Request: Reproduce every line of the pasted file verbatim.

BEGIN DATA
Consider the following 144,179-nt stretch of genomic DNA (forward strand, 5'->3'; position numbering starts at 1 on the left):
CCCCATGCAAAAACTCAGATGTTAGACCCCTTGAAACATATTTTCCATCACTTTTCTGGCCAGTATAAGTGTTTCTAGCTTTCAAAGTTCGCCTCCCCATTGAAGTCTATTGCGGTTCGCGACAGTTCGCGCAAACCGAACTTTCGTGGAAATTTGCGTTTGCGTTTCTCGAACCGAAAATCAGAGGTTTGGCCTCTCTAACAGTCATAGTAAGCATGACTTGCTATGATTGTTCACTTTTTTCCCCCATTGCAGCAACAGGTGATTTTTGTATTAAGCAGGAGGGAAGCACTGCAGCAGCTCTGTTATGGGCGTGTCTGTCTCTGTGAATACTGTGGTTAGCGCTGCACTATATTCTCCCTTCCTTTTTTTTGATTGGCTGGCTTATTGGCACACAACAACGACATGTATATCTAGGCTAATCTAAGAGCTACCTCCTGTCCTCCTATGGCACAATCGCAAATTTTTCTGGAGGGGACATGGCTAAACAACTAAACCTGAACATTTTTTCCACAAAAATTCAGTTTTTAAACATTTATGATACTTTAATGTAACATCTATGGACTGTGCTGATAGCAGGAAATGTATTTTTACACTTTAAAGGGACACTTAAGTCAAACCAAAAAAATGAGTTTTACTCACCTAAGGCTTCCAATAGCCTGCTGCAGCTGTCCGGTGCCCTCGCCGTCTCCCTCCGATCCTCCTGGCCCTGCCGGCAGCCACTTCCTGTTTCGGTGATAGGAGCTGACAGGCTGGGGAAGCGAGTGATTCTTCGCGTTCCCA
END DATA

Consider the following 144,179-nt stretch of genomic DNA (forward strand, 5'->3'; position numbering starts at 1 on the left):
CCCCATGCAAAAACTCAGATGTTAGACCCCTTGAAACATATTTTCCATCACTTTTCTGGCCAGTATAAGTGTTTCTAGCTTTCAAAGTTCGCCTCCCCATTGAAGTCTATTGCGGTTCGCGACAGTTCGCGCAAACCGAACTTTCGTGGAAATTTGCGTTTGCGTTTCTCGAACCGAAAATCAGAGGTTTGGCCTCTCTAACAGTCATAGTAAGCATGACTTGCTATGATTGTTCACTTTTTTCCCCCATTGCAGCAACAGGTGATTTTTGTATTAAGCAGGAGGGAAGCACTGCAGCAGCTCTGTTATGGGCGTGTCTGTCTCTGTGAATACTGTGGTTAGCGCTGCACTATATTCTCCCTTCCTTTTTTTTGATTGGCTGGCTTATTGGCACACAACAACGACATGTATATCTAGGCTAATCTAAGAGCTACCTCCTGTCCTCCTATGGCACAATCGCAAATTTTTCTGGAGGGGACATGGCTAAACAACTAAACCTGAACATTTTTTCCACAAAAATTCAGTTTTTAAACATTTATGATACTTTAATGTAACATCTATGGACTGTGCTGATAGCAGGAAATGTATTTTTACACTTTAAAGGGACACTTAAGTCAAACCAAAAAAATGAGTTTTACTCACCTAAGGCTTCCAATAGCCTGCTGCAGCTGTCCGGTGCCCTCGCCGTCTCCCTCCGATCCTCCTGGCCCTGCCGGCAGCCACTTCCTGTTTCGGTGATAGGAGCTGACAGGCTGGGGAAGCGAGTGATTCTTCGCGTTCCCA